Recently, I read on LinkedIn about recruiters’ frustration with candidates disappearing after having verbally accepted a job offer. Having myself conducted a reasonable amount of recruitments, I easily relate to this frustration which, in fact, is double.
The first frustration is about the time wasted in working with a candidate and not having, at the end, fulfilled the position. In a recruiter’s job, that is perceived as a professional failure.
The second frustration is more personal and is related to the non-answer, the unsaid. What could be the reason behind this reversal of situation?
In this LinkedIn post I recently read, the conclusion was “Never conclude a job agreement on Friday, strange things happen with the candidates during the weekend…”
That might be a bit of a simplistic solution to a larger issue. What recruiters often forget is that a new job does not involve only the candidate, it involves equally his/her spouse especially when a relocation is necessary.
During the weekend after having accepted the job offer, the candidate has the sensitive task to inform his/her spouse about the upcoming change. Yet the spouse career is often equality important and could be a major blocking point to the relocation.
One can imagine the tense debate at home, sometime leading to the renunciation to the new job. Going back to the recruiter on Monday to say “my spouse did not agree on me taking the job” is not an easy thing to do. Sometime the candidate runs out of the courage it takes to call the recruiter back.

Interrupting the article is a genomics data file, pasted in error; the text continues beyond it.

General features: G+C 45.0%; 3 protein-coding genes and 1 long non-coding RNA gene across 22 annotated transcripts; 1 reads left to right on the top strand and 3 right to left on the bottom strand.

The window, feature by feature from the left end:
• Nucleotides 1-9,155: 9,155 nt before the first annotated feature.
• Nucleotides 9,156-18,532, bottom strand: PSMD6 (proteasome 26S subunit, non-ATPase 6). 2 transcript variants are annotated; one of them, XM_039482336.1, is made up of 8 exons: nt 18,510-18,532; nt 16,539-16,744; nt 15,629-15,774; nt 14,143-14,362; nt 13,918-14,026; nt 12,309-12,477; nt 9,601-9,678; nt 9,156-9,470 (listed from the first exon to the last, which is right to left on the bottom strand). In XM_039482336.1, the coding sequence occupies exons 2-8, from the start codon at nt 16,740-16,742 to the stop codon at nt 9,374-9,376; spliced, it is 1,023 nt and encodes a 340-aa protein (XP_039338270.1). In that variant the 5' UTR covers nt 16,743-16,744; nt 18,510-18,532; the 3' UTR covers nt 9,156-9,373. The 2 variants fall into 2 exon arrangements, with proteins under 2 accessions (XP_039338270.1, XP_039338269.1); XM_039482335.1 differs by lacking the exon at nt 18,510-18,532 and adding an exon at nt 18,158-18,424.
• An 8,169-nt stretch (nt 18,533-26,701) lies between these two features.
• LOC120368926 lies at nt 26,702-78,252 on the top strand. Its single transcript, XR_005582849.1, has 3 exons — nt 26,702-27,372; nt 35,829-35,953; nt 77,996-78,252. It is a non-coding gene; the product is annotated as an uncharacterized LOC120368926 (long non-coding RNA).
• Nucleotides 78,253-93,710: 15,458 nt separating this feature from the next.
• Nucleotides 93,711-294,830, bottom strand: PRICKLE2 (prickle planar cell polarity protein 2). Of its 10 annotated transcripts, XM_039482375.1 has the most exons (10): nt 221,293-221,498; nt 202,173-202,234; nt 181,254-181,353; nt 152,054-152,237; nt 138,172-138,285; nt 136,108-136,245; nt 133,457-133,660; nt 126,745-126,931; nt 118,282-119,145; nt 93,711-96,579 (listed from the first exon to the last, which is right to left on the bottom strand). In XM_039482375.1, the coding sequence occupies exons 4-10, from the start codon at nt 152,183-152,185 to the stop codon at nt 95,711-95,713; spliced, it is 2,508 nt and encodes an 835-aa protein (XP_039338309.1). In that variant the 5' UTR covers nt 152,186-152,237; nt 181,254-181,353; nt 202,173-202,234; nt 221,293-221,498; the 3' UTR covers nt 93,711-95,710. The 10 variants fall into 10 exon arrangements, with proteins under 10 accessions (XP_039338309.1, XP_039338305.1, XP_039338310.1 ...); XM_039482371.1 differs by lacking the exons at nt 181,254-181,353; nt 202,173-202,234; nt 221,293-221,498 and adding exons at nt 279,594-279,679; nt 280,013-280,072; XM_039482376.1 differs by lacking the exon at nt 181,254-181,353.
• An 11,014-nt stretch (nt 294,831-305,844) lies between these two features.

Good recruiters are knowledgeable about the dual career challenge and make sure the spouse employment question is openly discussed in the early stage of the recruitment, they are able to discuss the issue internally or with the employer and to come up with a suitable solution.
Addressing properly dual career is a key parameter to the recruitment performance.
Sandrine van den Oudenhoven helps dual career couples to make their relocation in Switzerland a project for both. With the job4U2 programs, she is supporting the accompanying partners’ professional integration by sharing her knowledge of the Swiss economic network, of the recruiters’ expectations and custom, but also by deploying her ability to nurture individuals’ motivation and positive energy during this period of major changes.